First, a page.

Auto manufacturers have begun an invasion of the Consumer Electronics Show that will only grow in magnitude and significance in future years.
Ford CEO Alan Mulally showed off the Ford Focus EV during his keynote presentation. The sedan will be differentiated from the competing Nissan Leaf and Chevrolet Volt by having double the charge rate (6.6 kilowatts).
Ford’s Nancy Gioia said a fully depleted battery can be recharged in three to four hours. Ford will begin manufacturing the vehicle at the end of this year, and will roll it out to 19 target cities during 2012. The all-electric vehicle will have an estimated driving range of 80-100 miles.
Ford will offer a home charging unit for $499 through Best Buy, which makes it the least expensive charger on the market. Ford has customised the EV charger that was co-developed by Leviton and Coulomb Technologies to accept power at up to 32 amps.
Audi unveiled that it would commence production by the end of 2012 of two plug-in vehicles that were previously concept cars, the A1 e-tron plug-in hybrid and the A8 e-tron battery electric vehicle. Audi’s Chief Executive Engineer Ricky Hudi said the performance-oriented A8 e-tron would have a top speed of 250 kilometers power.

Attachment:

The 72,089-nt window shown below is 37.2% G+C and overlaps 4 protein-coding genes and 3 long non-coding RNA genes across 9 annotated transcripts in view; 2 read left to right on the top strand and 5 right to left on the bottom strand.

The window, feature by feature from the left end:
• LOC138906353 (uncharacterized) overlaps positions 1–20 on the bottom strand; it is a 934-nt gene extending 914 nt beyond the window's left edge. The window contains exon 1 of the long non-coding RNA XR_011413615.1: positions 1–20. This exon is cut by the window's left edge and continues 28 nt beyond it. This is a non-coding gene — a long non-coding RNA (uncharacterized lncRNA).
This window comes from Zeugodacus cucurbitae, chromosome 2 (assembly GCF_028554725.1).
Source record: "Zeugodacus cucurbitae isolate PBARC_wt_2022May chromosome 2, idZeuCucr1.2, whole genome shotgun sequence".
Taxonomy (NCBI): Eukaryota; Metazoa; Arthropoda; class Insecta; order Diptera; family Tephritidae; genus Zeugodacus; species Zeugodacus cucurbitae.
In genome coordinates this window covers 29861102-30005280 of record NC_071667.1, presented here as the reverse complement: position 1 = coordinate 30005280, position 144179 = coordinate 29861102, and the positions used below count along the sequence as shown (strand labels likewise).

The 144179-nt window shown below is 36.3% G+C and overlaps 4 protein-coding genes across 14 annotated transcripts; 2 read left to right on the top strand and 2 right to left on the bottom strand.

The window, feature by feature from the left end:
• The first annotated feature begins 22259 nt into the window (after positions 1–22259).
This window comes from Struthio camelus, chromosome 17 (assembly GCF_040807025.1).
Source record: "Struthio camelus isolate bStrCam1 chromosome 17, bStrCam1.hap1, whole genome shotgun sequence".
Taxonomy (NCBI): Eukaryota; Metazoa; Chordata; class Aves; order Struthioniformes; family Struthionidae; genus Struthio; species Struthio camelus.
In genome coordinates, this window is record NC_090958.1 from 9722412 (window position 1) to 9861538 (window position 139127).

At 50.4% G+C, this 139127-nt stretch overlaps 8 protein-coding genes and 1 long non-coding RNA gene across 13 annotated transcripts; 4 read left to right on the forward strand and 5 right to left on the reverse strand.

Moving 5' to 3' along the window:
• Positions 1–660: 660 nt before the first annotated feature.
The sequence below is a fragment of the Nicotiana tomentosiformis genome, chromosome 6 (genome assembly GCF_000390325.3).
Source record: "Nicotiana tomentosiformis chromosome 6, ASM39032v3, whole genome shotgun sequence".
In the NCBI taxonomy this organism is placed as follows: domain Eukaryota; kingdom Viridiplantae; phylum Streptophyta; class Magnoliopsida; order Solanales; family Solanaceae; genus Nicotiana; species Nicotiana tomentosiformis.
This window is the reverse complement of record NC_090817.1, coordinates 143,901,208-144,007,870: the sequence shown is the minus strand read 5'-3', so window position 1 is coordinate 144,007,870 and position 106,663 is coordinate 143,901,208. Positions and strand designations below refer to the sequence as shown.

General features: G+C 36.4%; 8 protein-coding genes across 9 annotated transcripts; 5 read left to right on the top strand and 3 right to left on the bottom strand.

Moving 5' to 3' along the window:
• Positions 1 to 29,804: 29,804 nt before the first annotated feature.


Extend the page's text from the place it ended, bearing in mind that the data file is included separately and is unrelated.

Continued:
Both vehicles will use lithium ion batteries manufactured by Sanyo. Audi is incorporating Tegra II graphics chips from NVidia to drive the displays for the vehicles, and the company would use Google Earth maps to enhance the mapping used in its navigation system.
NVidia also is licensing the chips to Tesla Motors for the large 17 inch display that will span from the top of the steering wheel to the floor in its upcoming Model S, as well as to BMW for some of its gas-powered cars. EVs will provide significant opportunity for graphics chip designers who can offer products that minimise the power draw on the batteries while maximising display quality and responsiveness. Also at CES General Motors is showing for the first time in the U.S. the EN-V (pronounced envy), a two-passenger EV that can be programmed to drive and park itself.
Rolls-Royce car sales up 170% in 2010
LONDON: The rich got rolling last year, pushing Rolls-Royce Motor Cars to its highest sales figures since BMW took over the company seven years ago.
The luxury automaker said on Monday that it sold 2,711 cars in 2010, up 171 percent over the previous year.
The United States remains the No. 1 market for the cars, which sell for 200,000 pounds ($310,000) or more. But the Asia-Pacific was the best regional market as Rolls-Royce reported strong sales gains in China , Japan and South Korea . The 2010 sales were still short of the company's all-time record of 3,357 cars in 1978.